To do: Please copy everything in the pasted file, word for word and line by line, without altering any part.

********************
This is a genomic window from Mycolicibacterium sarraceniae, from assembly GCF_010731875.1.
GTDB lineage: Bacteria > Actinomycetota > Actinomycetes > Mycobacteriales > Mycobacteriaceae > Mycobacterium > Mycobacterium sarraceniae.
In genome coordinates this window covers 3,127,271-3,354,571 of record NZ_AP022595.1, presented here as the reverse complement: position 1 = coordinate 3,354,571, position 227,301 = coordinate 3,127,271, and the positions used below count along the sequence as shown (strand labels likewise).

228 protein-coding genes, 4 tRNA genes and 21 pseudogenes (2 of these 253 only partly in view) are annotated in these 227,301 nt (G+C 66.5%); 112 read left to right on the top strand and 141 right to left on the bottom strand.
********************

This is a genomic window from Mycolicibacterium sarraceniae, from assembly GCF_010731875.1.
GTDB lineage: Bacteria > Actinomycetota > Actinomycetes > Mycobacteriales > Mycobacteriaceae > Mycobacterium > Mycobacterium sarraceniae.
In genome coordinates this window covers 3,127,271-3,354,571 of record NZ_AP022595.1, presented here as the reverse complement: position 1 = coordinate 3,354,571, position 227,301 = coordinate 3,127,271, and the positions used below count along the sequence as shown (strand labels likewise).

228 protein-coding genes, 4 tRNA genes and 21 pseudogenes (2 of these 253 only partly in view) are annotated in these 227,301 nt (G+C 66.5%); 112 read left to right on the top strand and 141 right to left on the bottom strand.